Analysis: The construction of the Christchurch Northern Corridor is nearing completion. It was described as a $240 million project at the time that the construction contract was awarded in 2016. Now that it’s nearly done, is the spending on track? Where is the money going, and who’s paying the bills?
I recently wrote about the benefits that the Christchurch Northern Corridor is expected to deliver. The cost to construct this project is also of public interest. Having reviewed the NZ Transport Agency’s 2011 Final Scheme Assessment Report, and made follow-up inquiries with both NZTA and the Christchurch City Council, I’ll discuss the project’s costs as best I can.
What was the original budget?
The 2011 NZTA report has a project expected estimate cost of $246.8 million. This was for the proposed scope at that time, which did not include a full-length walking/cycle path or a third southbound lane over the Waimakariri River. More significantly, this was for the NZTA’s portion of the project, and excludes the Christchurch City Council’s costs for works south of QEII Drive (known at that time as the Northern Arterial Extension and the Cranford Street Upgrade). The high-level breakdown of the NZTA’s 2011 estimate is:
- Property acquisition costs (around $61 million)
- Design & documentation (around $8 million)
- Construction (around $177 million)
The Christchurch City Council’s Long Term Plan (LTP) for 2009-2019 had $26.7 million allocated to the Northern Arterial Extension and the Cranford Street Upgrade. When the LTP was updated in 2015, the Council voted to remove funding for what by that time was described as a $50 million project. A subsequent article broke this figure down into $24.5 million of Council spending and $25.5 million from the NZTA.
By 2016, the Council’s position had shifted again, and it was reported that the LTP might be amended to include $76 million for the Council’s parts of the project. The amended LTP with this extra spending was subsequently adopted in June 2016. (The figures in that Plan’s detailed Capital Programme only seem to add up to around $65 million. Either way, this appears to be a substantial increase on the previously-reported Council budget of $24.5 million.)
What are the latest financials?
The NZTA has recently advised me that the forecast construction cost through to completion of the entire CNC project is $255m (excluding professional fees & property purchases), with the final cost split between NZTA & CCC yet to be agreed.
In response to a query to the Council, I’ve been informed that Council’s actual spending to date is $24.5 million (as of 16 May 2019), and the total forecast spend through to completion is $53.7 million. These figures appear to include professional fees and property purchase costs as well as direct construction costs.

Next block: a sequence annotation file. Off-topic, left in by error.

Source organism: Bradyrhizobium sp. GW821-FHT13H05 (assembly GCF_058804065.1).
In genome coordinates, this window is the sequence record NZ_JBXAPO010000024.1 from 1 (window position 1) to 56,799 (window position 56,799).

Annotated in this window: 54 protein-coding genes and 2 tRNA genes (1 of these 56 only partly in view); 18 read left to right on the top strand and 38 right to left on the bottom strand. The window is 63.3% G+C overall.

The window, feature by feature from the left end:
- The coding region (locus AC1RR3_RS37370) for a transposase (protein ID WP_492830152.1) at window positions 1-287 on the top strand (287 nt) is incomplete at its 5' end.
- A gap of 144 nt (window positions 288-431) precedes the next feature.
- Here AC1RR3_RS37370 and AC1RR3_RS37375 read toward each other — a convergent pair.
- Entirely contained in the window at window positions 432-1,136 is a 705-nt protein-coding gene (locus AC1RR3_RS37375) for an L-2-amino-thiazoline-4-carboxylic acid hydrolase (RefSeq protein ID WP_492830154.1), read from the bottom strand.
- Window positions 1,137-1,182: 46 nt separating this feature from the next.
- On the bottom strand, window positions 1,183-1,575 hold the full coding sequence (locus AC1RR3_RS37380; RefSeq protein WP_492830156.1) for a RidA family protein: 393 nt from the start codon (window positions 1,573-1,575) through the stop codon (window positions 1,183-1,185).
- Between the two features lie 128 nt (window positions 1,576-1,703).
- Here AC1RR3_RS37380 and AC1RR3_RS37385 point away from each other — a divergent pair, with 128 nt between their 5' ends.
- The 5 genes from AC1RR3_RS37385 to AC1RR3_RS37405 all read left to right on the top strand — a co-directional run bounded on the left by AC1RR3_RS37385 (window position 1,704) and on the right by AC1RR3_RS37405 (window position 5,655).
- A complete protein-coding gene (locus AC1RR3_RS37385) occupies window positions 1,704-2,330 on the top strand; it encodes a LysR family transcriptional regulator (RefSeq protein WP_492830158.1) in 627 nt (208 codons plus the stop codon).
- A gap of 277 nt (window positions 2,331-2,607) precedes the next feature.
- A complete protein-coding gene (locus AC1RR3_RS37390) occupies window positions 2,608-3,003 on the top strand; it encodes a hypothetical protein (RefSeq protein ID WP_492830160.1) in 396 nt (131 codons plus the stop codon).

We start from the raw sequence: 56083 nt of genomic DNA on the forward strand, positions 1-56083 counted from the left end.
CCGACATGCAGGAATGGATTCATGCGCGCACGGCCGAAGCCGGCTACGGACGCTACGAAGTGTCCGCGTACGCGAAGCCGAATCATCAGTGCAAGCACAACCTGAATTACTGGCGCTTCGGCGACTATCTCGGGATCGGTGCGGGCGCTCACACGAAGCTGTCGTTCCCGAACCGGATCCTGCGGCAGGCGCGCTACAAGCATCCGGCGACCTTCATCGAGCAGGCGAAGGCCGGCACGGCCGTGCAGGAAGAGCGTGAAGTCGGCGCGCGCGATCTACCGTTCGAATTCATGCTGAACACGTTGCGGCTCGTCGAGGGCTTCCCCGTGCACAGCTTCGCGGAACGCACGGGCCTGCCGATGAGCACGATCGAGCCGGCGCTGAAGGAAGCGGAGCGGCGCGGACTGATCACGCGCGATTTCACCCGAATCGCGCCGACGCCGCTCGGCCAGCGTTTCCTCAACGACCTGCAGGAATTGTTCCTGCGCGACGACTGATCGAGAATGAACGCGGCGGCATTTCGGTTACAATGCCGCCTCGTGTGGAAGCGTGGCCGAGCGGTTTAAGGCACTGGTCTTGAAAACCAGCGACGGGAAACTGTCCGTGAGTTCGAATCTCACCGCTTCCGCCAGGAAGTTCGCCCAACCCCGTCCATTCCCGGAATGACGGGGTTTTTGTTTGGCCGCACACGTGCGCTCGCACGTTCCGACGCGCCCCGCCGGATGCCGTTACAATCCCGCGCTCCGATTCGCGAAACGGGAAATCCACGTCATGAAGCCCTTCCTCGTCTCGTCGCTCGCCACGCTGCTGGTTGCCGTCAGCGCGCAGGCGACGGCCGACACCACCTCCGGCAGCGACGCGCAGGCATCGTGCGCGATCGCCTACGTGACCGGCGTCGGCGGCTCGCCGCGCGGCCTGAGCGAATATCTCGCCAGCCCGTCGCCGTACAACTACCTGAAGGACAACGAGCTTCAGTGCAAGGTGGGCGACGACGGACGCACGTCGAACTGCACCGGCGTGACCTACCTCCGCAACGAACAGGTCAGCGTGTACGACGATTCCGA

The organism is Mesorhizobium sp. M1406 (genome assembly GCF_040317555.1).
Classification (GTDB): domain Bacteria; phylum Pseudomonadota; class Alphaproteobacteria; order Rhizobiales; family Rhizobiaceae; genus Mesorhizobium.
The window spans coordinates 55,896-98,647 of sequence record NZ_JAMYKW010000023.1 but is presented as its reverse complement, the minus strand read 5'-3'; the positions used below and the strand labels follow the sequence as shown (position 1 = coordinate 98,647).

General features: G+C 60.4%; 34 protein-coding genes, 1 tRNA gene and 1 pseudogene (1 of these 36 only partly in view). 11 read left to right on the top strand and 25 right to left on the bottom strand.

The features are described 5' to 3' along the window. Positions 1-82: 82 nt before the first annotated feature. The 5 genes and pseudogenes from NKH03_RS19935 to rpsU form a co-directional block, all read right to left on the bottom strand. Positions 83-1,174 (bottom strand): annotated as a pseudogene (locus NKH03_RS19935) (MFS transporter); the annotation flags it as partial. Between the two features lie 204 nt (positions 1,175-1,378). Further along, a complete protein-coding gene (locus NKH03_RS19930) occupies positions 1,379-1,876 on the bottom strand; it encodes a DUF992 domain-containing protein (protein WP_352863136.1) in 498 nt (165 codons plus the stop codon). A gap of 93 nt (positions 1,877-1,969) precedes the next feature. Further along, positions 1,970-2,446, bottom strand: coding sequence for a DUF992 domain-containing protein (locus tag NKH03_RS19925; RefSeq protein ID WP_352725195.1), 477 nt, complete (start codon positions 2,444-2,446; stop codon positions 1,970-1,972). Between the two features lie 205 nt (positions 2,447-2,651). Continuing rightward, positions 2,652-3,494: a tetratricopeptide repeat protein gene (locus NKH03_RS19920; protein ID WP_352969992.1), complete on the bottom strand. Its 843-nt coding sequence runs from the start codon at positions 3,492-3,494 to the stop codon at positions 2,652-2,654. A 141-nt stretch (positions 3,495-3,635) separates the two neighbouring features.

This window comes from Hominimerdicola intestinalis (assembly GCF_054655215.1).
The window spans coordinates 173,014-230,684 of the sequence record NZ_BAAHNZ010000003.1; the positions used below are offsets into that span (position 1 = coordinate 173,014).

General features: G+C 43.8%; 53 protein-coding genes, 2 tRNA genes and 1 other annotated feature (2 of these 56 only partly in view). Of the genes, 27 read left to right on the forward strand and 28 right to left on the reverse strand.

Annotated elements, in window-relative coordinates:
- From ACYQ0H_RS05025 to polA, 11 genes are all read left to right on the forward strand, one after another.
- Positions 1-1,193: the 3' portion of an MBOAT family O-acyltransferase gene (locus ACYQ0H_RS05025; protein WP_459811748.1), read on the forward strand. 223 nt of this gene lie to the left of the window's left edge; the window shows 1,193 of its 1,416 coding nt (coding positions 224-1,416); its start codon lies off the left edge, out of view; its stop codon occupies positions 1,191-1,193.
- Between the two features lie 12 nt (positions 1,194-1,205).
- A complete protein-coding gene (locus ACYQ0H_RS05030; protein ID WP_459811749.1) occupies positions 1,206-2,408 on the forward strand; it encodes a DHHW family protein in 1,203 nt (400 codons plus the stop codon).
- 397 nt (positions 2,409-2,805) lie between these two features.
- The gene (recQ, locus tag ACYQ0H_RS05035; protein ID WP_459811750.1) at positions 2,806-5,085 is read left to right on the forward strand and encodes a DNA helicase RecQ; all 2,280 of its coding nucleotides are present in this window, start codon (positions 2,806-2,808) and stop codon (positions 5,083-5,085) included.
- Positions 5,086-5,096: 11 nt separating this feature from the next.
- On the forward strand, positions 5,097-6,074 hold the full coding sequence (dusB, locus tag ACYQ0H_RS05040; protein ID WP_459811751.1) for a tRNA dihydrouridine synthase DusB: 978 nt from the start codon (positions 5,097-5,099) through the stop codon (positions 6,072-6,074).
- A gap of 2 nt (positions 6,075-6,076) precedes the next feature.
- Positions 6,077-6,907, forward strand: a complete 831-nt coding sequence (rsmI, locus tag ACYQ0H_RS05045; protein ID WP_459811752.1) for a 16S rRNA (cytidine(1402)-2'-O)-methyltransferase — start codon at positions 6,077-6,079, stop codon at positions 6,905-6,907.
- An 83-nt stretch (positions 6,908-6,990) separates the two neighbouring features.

Is the spending on track?
The short answer: it’s hard to tell based on the information released, but probably? The Council’s figures seem particularly hard to follow ($24.5 million? $76 million?) and I haven’t seen a breakdown into construction/property/fees etc. I didn’t receive a particularly illuminating response to my request to Council for a reconciliation between LTP figures and current/forecast spending.
I understand from the NZTA that the previous/original construction cost estimate for the whole project (excluding property & fees) was $240 million. Given that the project is being delivered some years later* than originally estimated, and with a larger scope, a current forecast of $255 million is probably not unexpected.
* Calculating costs on a multi-year project can get increasingly complicated due to the time value of money. The 2011 estimate assumed 3 years of construction starting on 1 Jan 2014. The actual construction period is approximately 2017 to 2020.
Question for readers
Do you expect the public to be kept up to date on the costs of a project of this size? How often, and in how much detail?
4 thoughts on “Calculating the cost of the Christchurch Northern Corridor”
The public should be regularly reminded of how tax and ratepayer funds are spent. It should not take an OIA request to elicit unclear and/or incomplete information. The data should be clearly reported with at least quarterly updates. Based on your piece it sounds like the project will push $340 million once professional fees and land acquisition costs are included.
Who and how many benefited from this extravagance?
Thanks Simon. I am surprised that it’s not easier to get clear figures – I’m sure there must be regular financial reporting internally within NZTA / City Council.
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